Sindarius Thornwell Could Be An Instant Contributor for the Brooklyn Nets

Sindarius Thornwell does not have a remarkable amount of upside. The senior will be 23 years old when he plays his first NBA game, and his lack of explosive athleticism puts a hard cap on his ceiling. On the other hand, he also has a very high floor; he has solidified his once-shaky jump shot, and his high effort level and basketball IQ makes it hard to believe that he will not be at least a decent end of the bench option for any NBA team.

The Ugly Duckling Has Become a Swan

It would be an understatement to say that Sindarius Thornwell was inconsistent during his first three years at South Carolina. Thornwell never even cracked 40% shooting from the floor, but even within that sample his accuracy varied dramatically. Thornwell shot 100 or more three-pointers during all four of his seasons as a Gamecock. However, he shot 37% from deep as a freshman—and just 26.8% the following year.

Thornwell appeared to be mired in a slump his entire sophomore year, as he shot only 34% from the floor. Overall, his freshman and junior years that sandwiched his miserable sophomore campaign were quite similar—Thornwell shot 38.6% as a freshman and 38.2% as a junior and averaged 13.4 points per game in both of those years. He traded more efficient three-point shooting (33.3% as a junior as opposed to his mark as a freshman) for slightly better peripheral stats—he boosted his rebounding from 4.1 per game to 4.8 per game and boosted his assists from 3.0 per game to 3.8 per game while cutting his turnovers from 3.1 per game down to 2.3 per game. Nonetheless, he was an inefficient chucker whose only real success was leading the Gamecocks to the second round of the NIT in his junior year.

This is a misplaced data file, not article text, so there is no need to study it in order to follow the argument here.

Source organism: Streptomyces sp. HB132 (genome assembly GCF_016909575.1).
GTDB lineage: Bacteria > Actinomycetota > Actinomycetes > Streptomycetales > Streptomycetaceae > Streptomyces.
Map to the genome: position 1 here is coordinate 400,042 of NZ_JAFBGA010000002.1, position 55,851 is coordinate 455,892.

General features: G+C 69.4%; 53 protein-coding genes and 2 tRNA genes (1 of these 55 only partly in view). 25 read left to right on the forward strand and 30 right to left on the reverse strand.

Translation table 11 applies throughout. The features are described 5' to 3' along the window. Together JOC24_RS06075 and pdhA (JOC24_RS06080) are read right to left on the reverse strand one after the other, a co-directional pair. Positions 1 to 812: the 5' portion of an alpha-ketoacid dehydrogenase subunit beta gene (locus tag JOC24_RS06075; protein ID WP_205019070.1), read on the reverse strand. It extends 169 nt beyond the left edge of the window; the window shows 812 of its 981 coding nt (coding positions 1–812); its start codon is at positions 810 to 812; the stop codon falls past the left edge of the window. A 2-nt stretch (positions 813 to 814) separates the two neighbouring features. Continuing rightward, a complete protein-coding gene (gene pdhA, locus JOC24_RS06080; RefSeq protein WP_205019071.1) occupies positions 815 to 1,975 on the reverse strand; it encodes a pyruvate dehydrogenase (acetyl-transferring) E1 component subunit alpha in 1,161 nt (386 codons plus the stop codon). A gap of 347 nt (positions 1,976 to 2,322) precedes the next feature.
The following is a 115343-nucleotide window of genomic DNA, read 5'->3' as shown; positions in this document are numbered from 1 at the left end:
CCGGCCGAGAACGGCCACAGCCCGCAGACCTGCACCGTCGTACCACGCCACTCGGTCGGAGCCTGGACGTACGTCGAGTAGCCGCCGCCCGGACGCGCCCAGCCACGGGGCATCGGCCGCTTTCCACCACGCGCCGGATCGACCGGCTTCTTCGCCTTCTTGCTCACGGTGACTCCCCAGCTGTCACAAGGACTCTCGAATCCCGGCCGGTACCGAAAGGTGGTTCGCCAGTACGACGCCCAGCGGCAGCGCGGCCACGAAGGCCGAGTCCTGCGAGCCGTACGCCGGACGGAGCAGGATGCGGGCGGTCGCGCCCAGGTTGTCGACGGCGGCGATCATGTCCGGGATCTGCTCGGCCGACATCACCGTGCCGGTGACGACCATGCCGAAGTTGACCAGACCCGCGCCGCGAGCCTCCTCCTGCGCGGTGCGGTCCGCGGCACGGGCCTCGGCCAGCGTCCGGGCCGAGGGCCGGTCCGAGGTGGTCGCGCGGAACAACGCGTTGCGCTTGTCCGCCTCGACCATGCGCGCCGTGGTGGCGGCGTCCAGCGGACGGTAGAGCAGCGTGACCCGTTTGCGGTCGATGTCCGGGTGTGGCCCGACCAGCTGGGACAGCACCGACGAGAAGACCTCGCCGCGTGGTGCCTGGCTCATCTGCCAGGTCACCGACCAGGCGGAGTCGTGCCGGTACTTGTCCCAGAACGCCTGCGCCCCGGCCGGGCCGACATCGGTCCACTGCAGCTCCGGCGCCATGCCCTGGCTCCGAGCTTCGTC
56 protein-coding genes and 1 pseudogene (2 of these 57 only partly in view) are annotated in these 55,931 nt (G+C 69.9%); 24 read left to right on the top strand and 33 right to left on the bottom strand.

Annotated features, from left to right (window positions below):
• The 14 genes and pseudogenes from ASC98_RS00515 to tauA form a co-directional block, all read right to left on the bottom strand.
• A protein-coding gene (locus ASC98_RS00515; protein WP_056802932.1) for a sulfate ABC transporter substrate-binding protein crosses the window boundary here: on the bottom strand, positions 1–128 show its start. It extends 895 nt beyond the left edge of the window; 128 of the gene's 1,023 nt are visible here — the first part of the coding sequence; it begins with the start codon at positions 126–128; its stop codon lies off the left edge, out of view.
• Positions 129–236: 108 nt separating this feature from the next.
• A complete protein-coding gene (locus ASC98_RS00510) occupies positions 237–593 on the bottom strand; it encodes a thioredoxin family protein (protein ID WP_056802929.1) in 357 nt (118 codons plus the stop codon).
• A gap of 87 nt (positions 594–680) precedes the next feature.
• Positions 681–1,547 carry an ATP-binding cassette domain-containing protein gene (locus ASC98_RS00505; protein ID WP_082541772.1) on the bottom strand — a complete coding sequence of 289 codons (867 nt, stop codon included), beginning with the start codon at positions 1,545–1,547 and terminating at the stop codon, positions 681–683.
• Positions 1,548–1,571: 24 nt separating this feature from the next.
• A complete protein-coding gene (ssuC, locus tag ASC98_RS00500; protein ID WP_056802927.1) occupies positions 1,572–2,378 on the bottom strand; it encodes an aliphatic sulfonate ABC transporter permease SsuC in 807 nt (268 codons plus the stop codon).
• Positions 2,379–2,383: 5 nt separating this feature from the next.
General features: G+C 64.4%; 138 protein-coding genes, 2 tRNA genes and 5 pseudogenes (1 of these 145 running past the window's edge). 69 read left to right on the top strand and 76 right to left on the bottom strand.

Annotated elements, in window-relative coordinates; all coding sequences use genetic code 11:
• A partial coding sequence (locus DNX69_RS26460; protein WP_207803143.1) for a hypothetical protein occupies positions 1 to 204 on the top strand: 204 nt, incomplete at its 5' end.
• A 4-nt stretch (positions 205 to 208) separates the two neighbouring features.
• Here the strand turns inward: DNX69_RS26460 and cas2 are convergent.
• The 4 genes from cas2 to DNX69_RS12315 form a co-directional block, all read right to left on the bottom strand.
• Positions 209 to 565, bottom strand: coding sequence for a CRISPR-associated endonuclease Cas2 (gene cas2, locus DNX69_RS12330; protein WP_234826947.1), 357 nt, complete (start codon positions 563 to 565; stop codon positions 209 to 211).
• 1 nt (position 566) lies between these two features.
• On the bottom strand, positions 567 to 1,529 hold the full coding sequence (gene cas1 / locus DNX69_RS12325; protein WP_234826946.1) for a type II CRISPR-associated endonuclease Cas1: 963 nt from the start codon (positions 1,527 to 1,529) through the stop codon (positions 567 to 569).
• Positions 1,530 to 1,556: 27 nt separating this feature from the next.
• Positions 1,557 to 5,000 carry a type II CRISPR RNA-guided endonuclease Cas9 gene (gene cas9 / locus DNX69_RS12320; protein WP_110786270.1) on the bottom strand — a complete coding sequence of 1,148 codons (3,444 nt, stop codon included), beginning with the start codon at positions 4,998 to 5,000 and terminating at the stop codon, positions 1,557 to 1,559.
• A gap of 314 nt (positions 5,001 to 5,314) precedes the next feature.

Best Buy Co, Inc.

Everything seemed to click for Thornwell as a senior, as his numbers jumped across the board despite only averaging 0.8 more minutes per game. Thornwell put up 21.4 points per game with 45/40/83 shooting splits. His contributions were not limited to his vastly improved scoring, however. Thornwell grabbed 7.2 rebounds per game, 2.8 assists per game, 2.1 steals per game, and a block per game en route to winning the SEC Player of the Year.

Why Brooklyn?

Sindarius Thornwell is a target for the Brooklyn Nets, as he was interviewed by Sean Marks and his staff early in the draft process:

Thornwell is currently projected to be the 56th pick by DraftExpress, one pick before Brooklyn’s second round selection via the Boston Celtics. The Nets are a prime candidate to move up in the second round, either via purchasing a pick in the 50’s or by moving their 57th pick and some other asset to jump up in the draft order.

On the surface, it seems as if Sindarius Thornwell would be superfluous for the Nets. They already have two young combo guards in Caris LeVert and Isaiah Whitehead that need playing and development time, and the re-signing of Archie Goodwin further complicates their guard rotation. All of those machinations do not even factor in the non-guaranteed contracts of Sean Kilpatrick, Joe Harris, and Spencer Dinwiddie.